Thursday, July 10, 2008

Success Tools: Idea Capture

I recently came across an article by Malcom Gladwell about Nathan Myhrvold's company Intellectual Ventures (thanks to fellow-Twitterite Angela Maiers ). The purpose of this company, Gladwell explains, is "to make insights—to come up with ideas, patent them,and then license them to interested companies." While this is not so very different from Thomas Edison's workshop over a century ago, I would argue that the scale of Myhrvold's undertaking is noteworthy. There are a number of reasons for this:

1. Every scientific discipline has branched and sub-branched , and the volume of actionable discoveries and research is of enormous magnitude.

2. The number of actionable problems , those amenable to profitable solutions, has also increased. A century ago we didn't need Universal Remotes, methods of syncing our address books, or even a reliable place to put our car keys. We only knew of a fraction of treatable diseases. In the pharmaceutical field, we didn't know what a receptor was so there was no impetus to do research on blocking them. In fact, separate discipline of just generating problems would probably be a profitable venture.

3. There are a lot of technologies that "work" now. A lot more than 100 years ago. There are infinite ways these working technologies can combine to produce beneficial and profitable outputs. One of the amazing takeaways from Gladwell's article is how much new inventions are feasible just from the combining of already successful technology or research from disparate fields.

Thus, today, we need a lot of ideas. And , as Gladwell's article demonstrates, a good collection of ideas, from various disciplines, can generate , not a few, but hundreds of profitable businesses.

And here is the best part: a lot of these ideas can be monetized without excessive capitalization, or even the creation of a business. Patents can be licensed without building factories. Algorithms can be written for cellphones without building a cellphone. E-books can be published without a printing plant. Songs can be mixed and distributed without building a million-dollar recording studio.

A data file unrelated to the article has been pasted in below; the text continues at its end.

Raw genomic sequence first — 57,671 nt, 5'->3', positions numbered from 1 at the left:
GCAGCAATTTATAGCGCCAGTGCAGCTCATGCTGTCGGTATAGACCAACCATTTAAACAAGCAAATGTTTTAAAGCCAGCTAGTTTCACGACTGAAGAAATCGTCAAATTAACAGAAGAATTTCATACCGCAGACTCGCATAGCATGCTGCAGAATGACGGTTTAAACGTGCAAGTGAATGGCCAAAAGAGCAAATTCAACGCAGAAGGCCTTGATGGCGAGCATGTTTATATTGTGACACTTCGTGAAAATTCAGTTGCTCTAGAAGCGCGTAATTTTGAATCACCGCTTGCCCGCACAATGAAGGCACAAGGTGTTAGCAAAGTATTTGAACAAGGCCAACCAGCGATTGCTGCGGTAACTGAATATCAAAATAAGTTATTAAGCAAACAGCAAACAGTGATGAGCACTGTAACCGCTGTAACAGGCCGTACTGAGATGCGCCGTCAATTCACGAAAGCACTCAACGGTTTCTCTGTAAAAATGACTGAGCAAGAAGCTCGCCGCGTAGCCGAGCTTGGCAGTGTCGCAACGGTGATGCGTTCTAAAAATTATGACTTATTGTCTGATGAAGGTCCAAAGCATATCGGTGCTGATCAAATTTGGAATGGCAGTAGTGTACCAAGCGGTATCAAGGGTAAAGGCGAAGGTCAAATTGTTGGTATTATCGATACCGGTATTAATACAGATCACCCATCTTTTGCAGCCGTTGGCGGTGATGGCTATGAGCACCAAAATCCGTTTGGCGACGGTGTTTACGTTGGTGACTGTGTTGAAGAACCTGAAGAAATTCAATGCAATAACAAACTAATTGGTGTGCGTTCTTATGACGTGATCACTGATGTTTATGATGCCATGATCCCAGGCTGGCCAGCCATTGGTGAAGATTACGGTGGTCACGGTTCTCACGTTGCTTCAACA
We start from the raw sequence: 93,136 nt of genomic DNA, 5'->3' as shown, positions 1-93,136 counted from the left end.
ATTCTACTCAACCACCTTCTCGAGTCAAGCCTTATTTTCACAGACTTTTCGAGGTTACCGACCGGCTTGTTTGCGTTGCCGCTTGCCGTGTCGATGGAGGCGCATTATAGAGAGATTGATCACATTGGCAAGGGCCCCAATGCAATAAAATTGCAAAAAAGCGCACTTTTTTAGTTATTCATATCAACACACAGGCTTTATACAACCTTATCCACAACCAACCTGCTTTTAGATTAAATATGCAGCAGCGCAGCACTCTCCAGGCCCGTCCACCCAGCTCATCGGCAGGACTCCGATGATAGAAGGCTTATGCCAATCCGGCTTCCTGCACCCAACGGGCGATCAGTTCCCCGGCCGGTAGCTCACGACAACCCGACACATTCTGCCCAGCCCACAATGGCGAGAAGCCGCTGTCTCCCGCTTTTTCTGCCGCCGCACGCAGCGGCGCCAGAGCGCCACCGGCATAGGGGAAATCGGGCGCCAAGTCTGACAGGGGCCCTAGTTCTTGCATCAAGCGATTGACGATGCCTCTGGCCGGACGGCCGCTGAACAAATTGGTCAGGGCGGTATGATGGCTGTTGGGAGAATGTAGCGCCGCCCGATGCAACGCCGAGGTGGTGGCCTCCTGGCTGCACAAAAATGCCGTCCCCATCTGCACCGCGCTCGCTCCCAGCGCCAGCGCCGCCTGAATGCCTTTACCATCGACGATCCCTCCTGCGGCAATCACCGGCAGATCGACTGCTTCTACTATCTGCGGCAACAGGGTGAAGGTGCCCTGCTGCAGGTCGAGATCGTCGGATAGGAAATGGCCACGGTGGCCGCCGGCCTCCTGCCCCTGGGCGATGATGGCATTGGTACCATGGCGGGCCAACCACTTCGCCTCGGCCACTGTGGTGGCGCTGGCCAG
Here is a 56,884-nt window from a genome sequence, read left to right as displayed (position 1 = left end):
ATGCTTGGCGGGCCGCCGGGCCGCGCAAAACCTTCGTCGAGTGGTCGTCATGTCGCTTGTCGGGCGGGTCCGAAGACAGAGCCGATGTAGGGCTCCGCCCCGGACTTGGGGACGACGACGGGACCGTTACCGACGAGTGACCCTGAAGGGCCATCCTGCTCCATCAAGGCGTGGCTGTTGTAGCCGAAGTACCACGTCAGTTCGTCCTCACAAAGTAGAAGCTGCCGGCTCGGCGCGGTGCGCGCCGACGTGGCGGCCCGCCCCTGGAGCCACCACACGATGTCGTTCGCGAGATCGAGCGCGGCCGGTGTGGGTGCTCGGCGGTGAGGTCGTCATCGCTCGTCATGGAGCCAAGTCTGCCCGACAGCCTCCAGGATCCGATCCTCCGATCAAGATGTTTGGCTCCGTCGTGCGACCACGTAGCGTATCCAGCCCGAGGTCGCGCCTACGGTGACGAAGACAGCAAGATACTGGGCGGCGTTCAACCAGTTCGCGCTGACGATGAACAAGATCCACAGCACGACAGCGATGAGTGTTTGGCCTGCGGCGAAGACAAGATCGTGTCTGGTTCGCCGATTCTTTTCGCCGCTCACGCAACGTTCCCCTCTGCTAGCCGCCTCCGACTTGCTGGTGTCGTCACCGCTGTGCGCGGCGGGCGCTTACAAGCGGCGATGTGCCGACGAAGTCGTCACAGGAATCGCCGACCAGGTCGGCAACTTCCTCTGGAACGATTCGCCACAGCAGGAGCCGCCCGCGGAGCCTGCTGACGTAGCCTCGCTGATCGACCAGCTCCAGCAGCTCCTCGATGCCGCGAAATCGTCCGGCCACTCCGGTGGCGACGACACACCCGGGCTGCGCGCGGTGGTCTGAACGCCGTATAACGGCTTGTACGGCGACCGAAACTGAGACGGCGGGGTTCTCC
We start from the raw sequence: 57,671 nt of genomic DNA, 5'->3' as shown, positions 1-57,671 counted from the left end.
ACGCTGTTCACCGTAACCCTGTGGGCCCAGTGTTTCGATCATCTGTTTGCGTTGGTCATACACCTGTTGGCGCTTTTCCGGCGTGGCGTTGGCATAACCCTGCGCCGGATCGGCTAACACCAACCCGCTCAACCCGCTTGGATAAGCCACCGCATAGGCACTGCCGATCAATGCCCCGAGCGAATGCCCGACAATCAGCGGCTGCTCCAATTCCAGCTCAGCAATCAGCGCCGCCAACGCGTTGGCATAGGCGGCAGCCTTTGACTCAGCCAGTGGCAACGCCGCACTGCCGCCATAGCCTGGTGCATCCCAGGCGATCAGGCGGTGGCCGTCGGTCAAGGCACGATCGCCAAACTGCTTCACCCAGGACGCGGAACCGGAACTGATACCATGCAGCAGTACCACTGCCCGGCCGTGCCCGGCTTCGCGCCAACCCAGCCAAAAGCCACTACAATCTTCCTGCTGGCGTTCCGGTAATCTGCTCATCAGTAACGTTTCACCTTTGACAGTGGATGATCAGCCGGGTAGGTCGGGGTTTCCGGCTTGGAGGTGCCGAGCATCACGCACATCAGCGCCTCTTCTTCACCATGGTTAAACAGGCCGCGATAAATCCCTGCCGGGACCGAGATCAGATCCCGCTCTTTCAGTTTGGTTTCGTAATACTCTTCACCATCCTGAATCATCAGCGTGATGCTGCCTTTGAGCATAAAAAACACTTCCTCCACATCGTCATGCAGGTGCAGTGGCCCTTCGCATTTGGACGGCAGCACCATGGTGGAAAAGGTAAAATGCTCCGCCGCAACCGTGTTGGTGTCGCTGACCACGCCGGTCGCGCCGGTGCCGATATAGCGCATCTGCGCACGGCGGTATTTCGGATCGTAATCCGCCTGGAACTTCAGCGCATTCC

So, the first imperative is: capture those ideas. One of my favorite bloggers, Matthew Cornell has a superb post on idea capture and, in another post, discusses the vast amount of ideas he and others collect... numbers in the 10,000 idea range are discussed!

This is not unusual. Gladwell reports that at an informal dinner, the group from Intellectual Ventures generated eight single-spaced pages and thirty-six different inventions.

Idea capture is crucial. Large numbers of ideas are crucial. In the old model, a business was built from a single idea (Fedex, McDonald's, Starbucks, etc). But now, it is clear that ideas themselves are capital. Ideas themselves are currency. Creativity and knowledge capture is a source of profit apart from the execution of the idea. Exposure to ideas from multiple sources is crucial. Besides patents, other sources of direct profitability from ideas includes: writing, composing music, trading, real estate referrals, algorithm design ,marketing, consulting of all kinds, even Internet site names. I am sure there are many more. I am going to predict that, in the future there will be an ever-decreasing cost of monetizing our ideas.

So I suggest you collect a lot of them.

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Matthew Cornell said...

This is a fascinating post, Manny. Not only does it reinforce something I've believed since switching careers (pouring ideas into my head will pay off) but points to the greater trend you write about. Thanks a ton!

Dougist said...

One of the technologies that work is the technology of idea capture itself. I spent decades jotting down ideas as they came to me on paper, later on 3x5 cards and then little notebooks. What this created was a pile of unsynthesisable data points.

Now I'm (almost) fully electronic and my key tool is Journler. I think that Mark Twain would have used it if he had a Mac.

I wrote about my experience with Journler here: